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Recap / The Simpsons S 9 E 13 The Joy Of Sect

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Original air date: February 8, 1998

Homer and the rest of the town (save Marge, Reverend Lovejoy, the Flanders family, Mr. Burns, Smithers, Lenny, Cletus and Groundskeeper Willie) are brainwashed into joining a cult known as the Movementarians.

This is the second of two episodes to be produced by David Mirkin (the showrunner for seasons 5 and 6) instead of the current showrunner, Mike Scully.

Tropes:

  • Army of Lawyers: More like a fire station of lawyers, that raid places like Mafia leg-breakers.
  • Arranged Marriage: As part of the "mass marriage" ceremony, Otto is chosen to marry Barney, while Comic Book Guy is chosen to marry Lurleen Lumpkin.
  • Attention Deficit... Ooh, Shiny!: Comes up when Homer tells the Movementarians about his short attention span, then gets distracted by a bird as soon as they attempt to explain the point of their orientation film.
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  • Batter Up!: Lovejoy tries to subdue Homer by smacking him with a baseball bat, but as he's failing, Willie steps in and tries to smack Homer himself. Eventually, Marge, Lovejoy and Willie hit him all together.
  • Big NO!: Marge does this when Homer and her own kids have been fully corrupted by the Movementarians.
  • Bread, Eggs, Breaded Eggs: Occurs in the Movementarians' orientaion film.
    Film: When you surrender yourself to the Movementarians, you are guaranteed a perfect life of serenity and love and loving serenity! Not a guarantee.
    Moe: Loving serenity. It's about damn time!
  • Call-Back: Homer's ability to withstand the blows from Lovejoy and Willie is almost certainly a Call-Back to "The Homer They Fall".
  • Chekhov's Gag:
    • Homer fishes while singing the 60s Batman theme. The Movementarians use a chant to the same tune to get him into the fold.
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    • When the kids are swayed out of the Movementarians' ways with fake hoverbikes, Ned reveals that he created the hoverbikes' humming noise with a comb and paper. Later on, when the Leader's "spaceship" falls apart, it is revealed that the ship's own humming noise was provided by a comb and paper.
  • Church of Happyology: The Movementarians are based on several cults, but Scientology sticks out as the main target, particularly their Army of Lawyers. The leader even looks like L. Ron Hubbard. The show probably avoided a direct parody of Scientology because Nancy Cartwright (the voice of Bart, among others) is a member—a rejected first draft exists where Lisa joins Scientology.
  • Cloud Cuckoolander: Homer gets bored of the orientation film and makes up his own movie. The first thing he says after the real movie ends is, "Wait! I'm confused about the movie. So the cops knew that internal affairs were setting them up?" much to his attempted brainwashers' annoyance.
  • Comically Missing the Point: Hans Moleman enters a bookstore whose name makes it clear they only have works by Stephen King and Michael Crichton and asks for books by Robert Ludlum.
  • Day of the Jackboot: By the third act, most of Springfield has joined the Movementarians, they have a complete monopoly of the news, and can commit public acts of violence with no threat of punishment.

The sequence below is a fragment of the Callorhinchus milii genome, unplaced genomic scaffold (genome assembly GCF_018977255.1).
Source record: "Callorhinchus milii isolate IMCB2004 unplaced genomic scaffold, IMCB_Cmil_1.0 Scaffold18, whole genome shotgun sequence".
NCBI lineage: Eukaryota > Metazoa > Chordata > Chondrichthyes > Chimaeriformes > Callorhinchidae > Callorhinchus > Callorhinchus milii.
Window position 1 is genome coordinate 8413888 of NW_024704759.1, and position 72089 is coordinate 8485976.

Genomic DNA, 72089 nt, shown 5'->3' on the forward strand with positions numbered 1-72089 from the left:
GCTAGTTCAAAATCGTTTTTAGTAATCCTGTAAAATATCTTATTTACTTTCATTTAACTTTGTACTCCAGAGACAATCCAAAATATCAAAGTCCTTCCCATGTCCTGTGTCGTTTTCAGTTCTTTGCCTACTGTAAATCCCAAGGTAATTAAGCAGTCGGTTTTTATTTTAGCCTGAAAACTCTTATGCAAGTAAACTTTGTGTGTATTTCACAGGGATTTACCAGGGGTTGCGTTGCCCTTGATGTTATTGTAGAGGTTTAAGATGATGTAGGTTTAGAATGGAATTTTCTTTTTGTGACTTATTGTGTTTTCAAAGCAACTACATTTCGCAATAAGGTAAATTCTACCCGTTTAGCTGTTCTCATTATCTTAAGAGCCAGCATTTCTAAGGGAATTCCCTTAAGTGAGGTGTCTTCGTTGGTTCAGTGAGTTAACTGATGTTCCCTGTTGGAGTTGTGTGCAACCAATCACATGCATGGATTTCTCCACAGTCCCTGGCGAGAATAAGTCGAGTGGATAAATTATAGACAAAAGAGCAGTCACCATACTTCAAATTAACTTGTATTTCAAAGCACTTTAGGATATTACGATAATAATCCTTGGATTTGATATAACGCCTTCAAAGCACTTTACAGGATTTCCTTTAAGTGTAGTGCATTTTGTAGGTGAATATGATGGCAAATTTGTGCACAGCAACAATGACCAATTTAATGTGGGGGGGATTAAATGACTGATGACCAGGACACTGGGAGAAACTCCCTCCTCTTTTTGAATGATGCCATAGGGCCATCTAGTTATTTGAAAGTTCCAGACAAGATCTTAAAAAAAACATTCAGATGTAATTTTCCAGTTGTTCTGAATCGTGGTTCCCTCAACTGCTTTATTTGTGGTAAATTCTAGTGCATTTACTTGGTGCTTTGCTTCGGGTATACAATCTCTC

• Decoy Protagonist: The episode starts off following Homer and the Movementarians trying (and failing) to brainwash him. Halfway through the episode, they succeed and the focus shifts to Marge.
  • Deprogram: Groundskeeper Willie tries to deprogram Homer, but ends up being convinced that the Movementarians are great and joining too.
  • Despair Event Horizon: Rev. Lovejoy loses faith in his own religion when the Leader's apparent spaceship is revealed.
  • Determinator: The recruiters trying to convert Homer. Likewise, Marge herself will stop at nothing to release her family from the Movementarians' grasp.
  • The Dragon: The two most prominent members of the Movementarians, the two recruiters whom Homer and Bart first encounter at the airport, seem to be this for The Leader.
  • Epic Fail: In the space of a brief conversation, Willie goes from trying to deprogram Homer to thinking the Movementarians are great.
  • Get Out!: In the "Only Stephen King and Michael Crichton" store in the airport:
    Hans Moleman: Do you have any books by Robert Ludlum?
    Clerk: Get out.
  • The Golden Rule: One of the religious recruiters at the airport tells Homer, "Do unto others as you would have done unto you." Homer replies skeptically, "Right, that'll work."
  • Hoist by His Own Petard: Turns out that the "Lil' Bastard" brand of pranking kits (which Bart uses, and having brought one for "mass hysteria" into the cult compound) also makes brainwashing kits of an astonishingly fast effectiveness, and Bart is brainwashed into loving the Leader within two seconds of leaving the Simpsons' room looking to cause mayhem.
  • Hostile Show Takeover: The Movementarians take over Kent Brockman's newscast.
    Kent: Springfield has been overrun by a strange and almost certainly evil sect calling themselves "the Movementarians". " In exchange for your home and all your money, the leader of this way-out and wrong religion claims he'll take believers away on his spaceship to the planet Blisstonia. Excuse my editorial laugh, but- (is handed a note) Ladies and gentlemen, I've just learned of a change in this station's management. Welcome, Movementarians! Continue to improve our lives! I love you, perfect Leader, and new C.E.O. of KBBL Broadcasting.